Serene Life

by garik

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11

You can't view a RAW image, because a RAW file is not an image, it is a set of monochrome luminance values. When the data is converted to RGB using demosaicing certain settings such as contrast, saturation, etc. are applied. There has to be a value for those settings. You are much better off learning to use the histogram (also drawn from the JPEG preview) to ...


8

The ISO standard, as explained in this document produced by X-Rite, a company that produces hardware and software used for color calibration, is to view prints in light that is at D50 (full spectrum centered at 5,000K) in terms of color temperature. In terms of intensity, around 2,000 lux (roughly equivalent to an overcast day) should be used for color ...


5

You are almost certainly seeing a JPEG preview file. Even if you only save RAW files, the vast majority of cameras generate a preview or thumbnail JPEG and that is what you see on the LCD on the back of your camera. RAW files contain monochromatic luminance values for each photosite. Since the sensor is masked with a pattern of filters that allow different ...


5

It depends on the camera, but generally the JPEG is shown and the histograms correspond to the JPEG as well. RAW isn't actually an image file, it is sensor data. Without further image processing it can't be displayed as a particularly meaningful image since it would lack color information and would not be true black and white either due to color filters on ...


4

You can use Magic Lantern to display RAW histogram in live view and image review. Head over to http://www.magiclantern.fm and download the version available for your camera. The installation instructions are different for each camera and can be found in their forums. In order to view RAW histogram in the preview, you could shoot with the technicolor ...


4

I like the general advice of learning by using only manual mode. However, automatic mode wasn't the cause of any problems with this particular picture. The basic problem is that this scene has a very wide dynamic range, which is pretty much true any time the light sources illuminating the scene also appear in the picture. This is no different from the sun ...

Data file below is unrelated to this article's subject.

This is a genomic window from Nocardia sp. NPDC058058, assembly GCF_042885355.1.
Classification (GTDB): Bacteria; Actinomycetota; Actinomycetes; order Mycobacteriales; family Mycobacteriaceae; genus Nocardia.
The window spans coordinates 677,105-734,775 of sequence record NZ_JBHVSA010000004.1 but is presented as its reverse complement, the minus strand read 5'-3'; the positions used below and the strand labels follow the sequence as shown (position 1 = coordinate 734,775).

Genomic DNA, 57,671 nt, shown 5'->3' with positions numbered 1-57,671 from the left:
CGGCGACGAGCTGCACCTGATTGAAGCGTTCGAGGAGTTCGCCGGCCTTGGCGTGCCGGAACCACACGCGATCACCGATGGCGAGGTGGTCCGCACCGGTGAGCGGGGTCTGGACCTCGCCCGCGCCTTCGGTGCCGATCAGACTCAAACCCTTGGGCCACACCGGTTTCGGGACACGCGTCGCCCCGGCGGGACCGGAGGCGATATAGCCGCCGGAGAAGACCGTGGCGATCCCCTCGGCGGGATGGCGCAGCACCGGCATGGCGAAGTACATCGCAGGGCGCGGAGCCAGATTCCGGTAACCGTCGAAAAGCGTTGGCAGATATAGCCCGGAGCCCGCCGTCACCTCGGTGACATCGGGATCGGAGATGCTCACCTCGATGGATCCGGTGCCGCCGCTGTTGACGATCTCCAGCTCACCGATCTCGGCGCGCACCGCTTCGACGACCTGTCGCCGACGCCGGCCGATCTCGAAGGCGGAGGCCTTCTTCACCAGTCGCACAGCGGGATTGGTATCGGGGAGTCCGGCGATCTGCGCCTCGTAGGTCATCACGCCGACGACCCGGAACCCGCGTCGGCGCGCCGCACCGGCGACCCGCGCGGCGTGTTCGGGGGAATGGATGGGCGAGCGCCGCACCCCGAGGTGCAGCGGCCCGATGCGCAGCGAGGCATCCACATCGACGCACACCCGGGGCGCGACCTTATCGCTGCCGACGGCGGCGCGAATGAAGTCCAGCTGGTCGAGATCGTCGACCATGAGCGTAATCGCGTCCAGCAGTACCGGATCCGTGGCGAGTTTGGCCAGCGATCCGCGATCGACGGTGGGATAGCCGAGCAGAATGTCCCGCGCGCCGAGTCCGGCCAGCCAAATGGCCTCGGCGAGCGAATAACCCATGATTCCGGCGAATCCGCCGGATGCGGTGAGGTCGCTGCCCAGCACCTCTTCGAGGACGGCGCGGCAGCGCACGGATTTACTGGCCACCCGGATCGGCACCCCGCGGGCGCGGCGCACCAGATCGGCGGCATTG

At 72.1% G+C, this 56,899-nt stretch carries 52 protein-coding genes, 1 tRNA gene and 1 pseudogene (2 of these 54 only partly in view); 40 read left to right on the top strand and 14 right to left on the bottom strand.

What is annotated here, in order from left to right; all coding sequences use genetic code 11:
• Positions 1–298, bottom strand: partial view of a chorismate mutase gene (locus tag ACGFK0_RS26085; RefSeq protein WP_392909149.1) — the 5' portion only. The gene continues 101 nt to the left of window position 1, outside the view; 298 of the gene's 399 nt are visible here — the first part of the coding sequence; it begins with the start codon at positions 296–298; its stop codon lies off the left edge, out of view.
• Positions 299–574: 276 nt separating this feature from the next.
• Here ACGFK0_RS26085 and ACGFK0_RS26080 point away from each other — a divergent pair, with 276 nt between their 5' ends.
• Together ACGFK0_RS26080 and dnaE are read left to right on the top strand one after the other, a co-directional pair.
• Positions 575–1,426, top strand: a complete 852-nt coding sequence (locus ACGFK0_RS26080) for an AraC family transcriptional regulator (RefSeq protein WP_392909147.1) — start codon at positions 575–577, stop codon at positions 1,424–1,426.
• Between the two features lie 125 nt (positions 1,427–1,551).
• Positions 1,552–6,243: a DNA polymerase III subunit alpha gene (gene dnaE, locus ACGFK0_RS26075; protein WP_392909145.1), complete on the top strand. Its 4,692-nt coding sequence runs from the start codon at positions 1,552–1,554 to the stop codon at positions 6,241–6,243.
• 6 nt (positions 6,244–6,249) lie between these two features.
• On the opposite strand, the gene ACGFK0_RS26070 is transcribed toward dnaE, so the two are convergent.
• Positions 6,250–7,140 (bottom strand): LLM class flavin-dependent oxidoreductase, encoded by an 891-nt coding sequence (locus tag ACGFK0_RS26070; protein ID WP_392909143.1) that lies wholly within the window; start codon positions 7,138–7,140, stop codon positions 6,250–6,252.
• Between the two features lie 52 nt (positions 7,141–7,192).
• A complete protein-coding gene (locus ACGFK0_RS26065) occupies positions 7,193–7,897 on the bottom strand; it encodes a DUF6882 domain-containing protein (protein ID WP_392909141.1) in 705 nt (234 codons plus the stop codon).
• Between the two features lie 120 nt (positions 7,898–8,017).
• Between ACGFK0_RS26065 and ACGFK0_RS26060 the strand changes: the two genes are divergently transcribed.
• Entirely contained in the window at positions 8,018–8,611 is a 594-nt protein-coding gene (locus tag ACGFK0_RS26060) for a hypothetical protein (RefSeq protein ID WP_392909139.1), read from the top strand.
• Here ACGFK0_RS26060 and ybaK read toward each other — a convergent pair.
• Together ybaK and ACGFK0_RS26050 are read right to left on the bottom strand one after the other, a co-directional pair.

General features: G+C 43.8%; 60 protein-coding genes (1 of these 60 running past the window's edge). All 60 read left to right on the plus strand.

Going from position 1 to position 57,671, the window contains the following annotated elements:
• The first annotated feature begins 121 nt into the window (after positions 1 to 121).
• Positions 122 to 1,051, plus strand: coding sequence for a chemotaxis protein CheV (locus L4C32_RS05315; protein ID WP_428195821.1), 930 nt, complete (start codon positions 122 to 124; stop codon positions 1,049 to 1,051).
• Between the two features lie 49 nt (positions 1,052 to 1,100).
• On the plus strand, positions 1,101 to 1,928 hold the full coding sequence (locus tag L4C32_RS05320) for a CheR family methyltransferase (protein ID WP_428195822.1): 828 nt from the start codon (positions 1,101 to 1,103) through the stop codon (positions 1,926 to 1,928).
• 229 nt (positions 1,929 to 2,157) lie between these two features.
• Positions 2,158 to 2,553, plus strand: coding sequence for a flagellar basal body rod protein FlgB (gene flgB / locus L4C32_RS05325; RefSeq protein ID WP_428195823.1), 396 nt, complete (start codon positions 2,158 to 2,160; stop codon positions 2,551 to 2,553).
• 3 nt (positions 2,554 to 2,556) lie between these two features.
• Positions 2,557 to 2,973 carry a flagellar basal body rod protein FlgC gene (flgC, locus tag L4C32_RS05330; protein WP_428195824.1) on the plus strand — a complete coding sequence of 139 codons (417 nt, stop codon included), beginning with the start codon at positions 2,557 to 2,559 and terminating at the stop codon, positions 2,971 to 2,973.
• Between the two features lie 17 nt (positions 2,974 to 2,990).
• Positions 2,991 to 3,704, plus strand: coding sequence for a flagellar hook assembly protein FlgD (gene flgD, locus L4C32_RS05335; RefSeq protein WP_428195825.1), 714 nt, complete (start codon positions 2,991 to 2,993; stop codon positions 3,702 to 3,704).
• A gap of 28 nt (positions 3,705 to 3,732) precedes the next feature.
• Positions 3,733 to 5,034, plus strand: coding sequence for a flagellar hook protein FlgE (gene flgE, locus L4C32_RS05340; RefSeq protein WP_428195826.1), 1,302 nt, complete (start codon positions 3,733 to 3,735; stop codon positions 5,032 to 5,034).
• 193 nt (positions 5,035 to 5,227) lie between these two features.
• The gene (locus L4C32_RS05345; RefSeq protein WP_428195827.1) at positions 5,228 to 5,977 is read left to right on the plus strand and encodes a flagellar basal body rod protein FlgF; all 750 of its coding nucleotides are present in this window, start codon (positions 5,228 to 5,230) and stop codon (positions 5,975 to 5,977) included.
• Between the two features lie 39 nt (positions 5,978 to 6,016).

3

If you want to take the same shot again but make it brighter, you need to leave Auto mode and select one of the manual modes - in fact, with tricky light conditions like this, you will probably need full Manual (M) mode - your camera's manual is the best place to learn how to use it. Don't be afraid to experiment. The automatic modes will be confused by the ...


2

this is hard to do without RAW postprocessing. You want more dynamic range than the usual jpeg conversion assumes. Your shot is well exposed for the lights. If you shoot 2 stops longer, which is needed to bring forth the road, you blow the lights, so much that even the halos around the lights saturate and it looks weird. If you instead process the ...


1

Your best option is probably using the "Neutral" picture style, this will apply minimum processing with a flat tone curve and no sharpening. This will give you the closest thing to a raw histogram available in-camera but it will make the jpeg look dull and lifeless - so you'll lose the ability to use the jpeg and preview for anything except judging focus.


1

RAW is a data format. It is not an image. Anything you see in the preview is an image. If you shoot JPEG, the choice is obvious. If you shoot RAW. what you see is the data transformed into an image by the camera processor and stored for convenience as an embedded JPEG in the file. As for your question, you see, it does not matter. Whichever one is being ...


1

As already answered, it depends of the camera (I know mine is using the jpg because if I shoot in raw only, the preview isn't available). If you really want to know, you may test it easily: take two easy to tell apart picture (ie one of the sky and one of the ground) transfer the jpg files to your computer rename each of them with the name of the other ...


1

It is really an artistic choice. The standard environment for lab color is as Michael Clark described, but display of a print and the gallery conditions can also be altered to whatever conditions you think best fit the print. Paper selection, light color or colors, framing and matte options, angle of display, size of display, printing technique, color, ...



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